Now comes Carolina, which has seven picks, is plus-5 in turnovers, and has nine sacks. The Pan­thers also have the NFL’s top rush­ing of­fense, in part be­cause quar­ter­back Cam New­ton is such a weapon on the ground. New­ton is 4-0 with nine TDs and zero picks for a 115.4 passer rat­ing vs. Wash­ing­ton, along with two rush­ing scores.

Wash­ing­ton has lost five straight to Carolina.

Los An­ge­les Rams (5-0) at Den­ver (2-3)

While Den­ver’s de­fense has been get­ting Or­ange Crushed re­cently, LA’s of­fense has looked un­stop­pable. Jared Goff leads the league with 1,727 yards pass­ing and ranks sec­ond with a 119.7 passer rat­ing. In the past month, Goff is av­er­ag­ing 374 yards per game.

Todd Gur­ley tops the NFL with seven TD runs and ranks sec­ond with 645 scrim­mage yards. Of con­cern for the im­pres­sive re­ceiv­ing group is that Brandin Cooks and Cooper Kupp each left last week’s win at Seat­tle with con­cus­sions.

Den­ver star LB Von Miller has gone sack­less the past three weeks. The Bron­cos yielded 323 rush­ing yards to the Jets, so, yes, that has caught Gur­ley’s at­ten­tion.

Seat­tle (2-3) vs. Oak­land (1-4) at Lon­don

Won­der if the Raiders will have as many fans in Wem­b­ley as they did in StubHub Cen­ter. They could re­ally use the sup­port as Jon Gru­den’s re­turn sea­son spi­rals out of con­trol.

“I’m go­ing to con­tinue to em­pha­size the good and do ev­ery­thing I can to fix the things that are bad, be­cause most of the things that are bad, my fin­ger­prints are all over,” Gru­den said.

Such as a de­fense, mi­nus the traded Mack of course, that ranks 30th. Oak­land has the fewest QB pres­sures in the league (29), tied for fewest sacks (six), and is tied for third-fewest take­aways (five).

Seat­tle makes its first reg­u­lar-sea­son over­seas ap­pear­ance. Worth watch­ing:

■ Pete Car­roll seeks his 91st win with the team to pass Mike Holm­gren as win­ningest coach for the fran­chise.

■ Rus­sell Wil­son is 25-6 af­ter a loss, the best record of any quar­ter­back since the merger.

■ Sea­hawks kicker Se­bas­tian Janikowski spent 18 sea­sons with the Raiders, hold­ing the fran­chise record for points (1,799) and games (268).

In­di­anapo­lis (1-4) at New York Jets (2-3)

If any team needed the long lay­off from a Thurs­day nighter it was the Colts. They went into New Eng­land un­der­manned and then got ham­mered with more in­juries, giv­ing them lit­tle chance against the Pa­tri­ots.

As­sum­ing they are some­what health­ier, this is a far bet­ter chance for Indy to straighten out its sea­son. An­drew Luck’s arm looks strong, but who does he have to throw to if T.Y. Hilton isn’t in the lineup?

New York opened up its of­fense in a win over Den­ver, let­ting Sam Darnold oc­ca­sion­ally fling the ball down­field and it led to some huge plays. The Colts are vul­ner­a­ble to that.

Buf­falo (2-3) at Hous­ton (2-3)

Each team comes off a tight vic­tory in which the of­fenses were stag­nant, while the de­fenses and kick­ing games were de­ci­sive.

Hous­ton wants things more open when it has the ball, with De­shaun Wat­son con­nect­ing on throws to DeAn­dre Hop­kins. Buf­falo’s solid sec­ond-year cor­ner­back Tre’Davi­ous White, will be tested.

Ap­par­ently fully healthy af­ter two tough years, Tex­ans DE J.J. Watt is tied for the NFL lead with six sacks. Watt had an 80-yard in­ter­cep­tion re­turn for a score in his pre­vi­ous game against the Bills in Hous­ton, a 23-17 win in 2014.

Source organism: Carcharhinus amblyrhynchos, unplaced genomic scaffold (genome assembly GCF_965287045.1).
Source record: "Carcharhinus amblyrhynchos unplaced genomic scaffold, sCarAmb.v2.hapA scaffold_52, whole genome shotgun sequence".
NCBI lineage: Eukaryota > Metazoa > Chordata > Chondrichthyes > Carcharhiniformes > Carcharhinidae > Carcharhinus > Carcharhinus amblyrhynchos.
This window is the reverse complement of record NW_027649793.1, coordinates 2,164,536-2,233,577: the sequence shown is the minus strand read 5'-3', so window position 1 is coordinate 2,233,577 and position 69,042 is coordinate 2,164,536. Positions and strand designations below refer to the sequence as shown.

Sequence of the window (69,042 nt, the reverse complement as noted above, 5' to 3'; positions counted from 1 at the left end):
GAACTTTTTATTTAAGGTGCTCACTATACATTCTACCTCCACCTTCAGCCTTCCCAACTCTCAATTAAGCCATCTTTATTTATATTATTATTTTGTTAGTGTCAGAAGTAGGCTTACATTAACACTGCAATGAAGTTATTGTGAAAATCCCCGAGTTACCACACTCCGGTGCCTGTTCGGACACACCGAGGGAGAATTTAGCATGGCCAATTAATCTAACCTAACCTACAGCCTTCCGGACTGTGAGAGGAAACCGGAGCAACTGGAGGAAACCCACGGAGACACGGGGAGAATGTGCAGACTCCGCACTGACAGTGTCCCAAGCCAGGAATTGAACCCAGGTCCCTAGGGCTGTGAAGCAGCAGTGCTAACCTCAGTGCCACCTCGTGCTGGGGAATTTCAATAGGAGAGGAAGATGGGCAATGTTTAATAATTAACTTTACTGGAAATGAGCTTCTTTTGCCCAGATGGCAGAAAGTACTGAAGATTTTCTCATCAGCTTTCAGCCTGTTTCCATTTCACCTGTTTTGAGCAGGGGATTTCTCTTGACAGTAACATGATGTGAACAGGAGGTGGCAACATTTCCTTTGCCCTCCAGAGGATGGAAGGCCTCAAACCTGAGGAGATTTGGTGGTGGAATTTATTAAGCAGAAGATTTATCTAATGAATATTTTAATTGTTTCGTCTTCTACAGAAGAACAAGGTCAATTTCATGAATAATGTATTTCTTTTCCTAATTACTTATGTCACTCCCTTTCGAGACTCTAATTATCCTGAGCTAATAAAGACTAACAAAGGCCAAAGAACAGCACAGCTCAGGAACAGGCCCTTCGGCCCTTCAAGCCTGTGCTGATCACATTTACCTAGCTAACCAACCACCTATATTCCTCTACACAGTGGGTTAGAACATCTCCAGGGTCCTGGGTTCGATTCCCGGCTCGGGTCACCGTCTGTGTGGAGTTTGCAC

Ari­zona (1-4) at Min­nesota (2-2-1)

What could be a mis­match—Ari­zona has the NFL’s worst of­fense and has scored all of 65 points— has one in­trigu­ing el­e­ment. Car­di­nals WR Larry Fitzger­ald, a likely Hall of Famer, re­turns to his home­town for the sixth time in his 15-year ca­reer, with an av­er­age of 87.4 re­ceiv­ing yards and no touch­downs at Min­nesota.

On the other side, wide­out WR Adam Thie­len leads the league in re­cep­tions (47) and is sec­ond in yards (589). He’s also first in third-down catches (14). Thie­len is the third player in NFL his­tory with five 100-yard games to start a sea­son, the first since 1961.

San Fran­cisco (1-4) at Green Bay (2-2-1), Mon­day night

Fol­low­ing a stinker at home to hand Ari­zona its first win, the Nin­ers go to the prime-time show­case against Green Bay, which is fol­low­ing a stinker of its own at Detroit.

Both teams strug­gle to pro­tect the ball, and the 49ers can’t find ways to take it away from op­po­nents; they have a league-low one in­ter­cep­tion and have forced three turnovers.

Of spe­cial in­ter­est for the Pack: Ma­son Crosby went 1 for 5 on field goals and missed his only ex­tra-point try at Detroit.

Tampa Bay (2-2) at At­lanta (1-4)

No one played worse the past two weeks than the Bucs. But the Fal­cons were close.

Bucs QB Jameis Win­ston gets back his start­ing job fol­low­ing a bye; he was sus­pended for the first three games, when Ryan Fitz­patrick was ei­ther mag­i­cal or medi­ocre. Tampa’s de­fense has been dread­ful.

Then again, so has At­lanta’s, which is rav­aged by in­juries. It ranks worst in points al­lowed and worst in third-down per­cent­age. The of­fense strug­gles to pro­tect Matt Ryan and to gen­er­ate a run­ning game.

AP Photo/Char­lie Riedel, File

■ Kan­sas City Chiefs quar­ter­back Pa­trick Ma­homes (15) throws a pass dur­ing the first half of an NFL foot­ball game Oct. 7 against the Jack­sonville Jaguars in Kan­sas City, Mo. New Eng­land Pa­tri­ots’ Tom Brady, who will re­tire as pos­si­bly the best to ever play the po­si­tion, faces Kan­sas City’s Pa­trick Ma­homes, the most elec­tri­fy­ing quar­ter­back in the NFL this sea­son, to­day.